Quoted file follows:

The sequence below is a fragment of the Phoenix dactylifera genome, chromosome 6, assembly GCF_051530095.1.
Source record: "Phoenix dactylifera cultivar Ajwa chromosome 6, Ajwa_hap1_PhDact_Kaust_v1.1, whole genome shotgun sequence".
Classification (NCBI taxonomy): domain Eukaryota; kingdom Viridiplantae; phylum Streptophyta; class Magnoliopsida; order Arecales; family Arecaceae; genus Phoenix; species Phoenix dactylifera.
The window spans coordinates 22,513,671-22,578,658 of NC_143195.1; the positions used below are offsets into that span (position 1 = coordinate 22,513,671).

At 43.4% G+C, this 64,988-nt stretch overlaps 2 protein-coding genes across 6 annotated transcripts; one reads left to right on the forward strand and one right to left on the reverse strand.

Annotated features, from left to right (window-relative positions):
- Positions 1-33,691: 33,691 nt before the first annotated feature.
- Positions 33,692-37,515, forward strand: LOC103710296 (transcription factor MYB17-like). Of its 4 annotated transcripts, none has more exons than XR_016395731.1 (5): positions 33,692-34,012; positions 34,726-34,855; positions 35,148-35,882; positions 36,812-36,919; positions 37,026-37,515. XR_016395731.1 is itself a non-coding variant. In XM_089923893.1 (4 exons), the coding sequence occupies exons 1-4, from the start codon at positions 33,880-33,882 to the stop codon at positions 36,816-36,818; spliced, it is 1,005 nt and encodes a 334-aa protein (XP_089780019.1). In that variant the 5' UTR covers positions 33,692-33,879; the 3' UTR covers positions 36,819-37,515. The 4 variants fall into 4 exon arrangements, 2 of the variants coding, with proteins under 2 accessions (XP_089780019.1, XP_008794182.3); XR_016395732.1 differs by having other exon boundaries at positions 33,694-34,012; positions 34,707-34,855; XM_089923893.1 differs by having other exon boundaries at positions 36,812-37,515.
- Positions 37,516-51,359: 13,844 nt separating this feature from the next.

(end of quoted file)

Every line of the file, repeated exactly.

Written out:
The sequence below is a fragment of the Phoenix dactylifera genome, chromosome 6, assembly GCF_051530095.1.
Source record: "Phoenix dactylifera cultivar Ajwa chromosome 6, Ajwa_hap1_PhDact_Kaust_v1.1, whole genome shotgun sequence".
Classification (NCBI taxonomy): domain Eukaryota; kingdom Viridiplantae; phylum Streptophyta; class Magnoliopsida; order Arecales; family Arecaceae; genus Phoenix; species Phoenix dactylifera.
The window spans coordinates 22,513,671-22,578,658 of NC_143195.1; the positions used below are offsets into that span (position 1 = coordinate 22,513,671).

At 43.4% G+C, this 64,988-nt stretch overlaps 2 protein-coding genes across 6 annotated transcripts; one reads left to right on the forward strand and one right to left on the reverse strand.

Annotated features, from left to right (window-relative positions):
- Positions 1-33,691: 33,691 nt before the first annotated feature.
- Positions 33,692-37,515, forward strand: LOC103710296 (transcription factor MYB17-like). Of its 4 annotated transcripts, none has more exons than XR_016395731.1 (5): positions 33,692-34,012; positions 34,726-34,855; positions 35,148-35,882; positions 36,812-36,919; positions 37,026-37,515. XR_016395731.1 is itself a non-coding variant. In XM_089923893.1 (4 exons), the coding sequence occupies exons 1-4, from the start codon at positions 33,880-33,882 to the stop codon at positions 36,816-36,818; spliced, it is 1,005 nt and encodes a 334-aa protein (XP_089780019.1). In that variant the 5' UTR covers positions 33,692-33,879; the 3' UTR covers positions 36,819-37,515. The 4 variants fall into 4 exon arrangements, 2 of the variants coding, with proteins under 2 accessions (XP_089780019.1, XP_008794182.3); XR_016395732.1 differs by having other exon boundaries at positions 33,694-34,012; positions 34,707-34,855; XM_089923893.1 differs by having other exon boundaries at positions 36,812-37,515.
- Positions 37,516-51,359: 13,844 nt separating this feature from the next.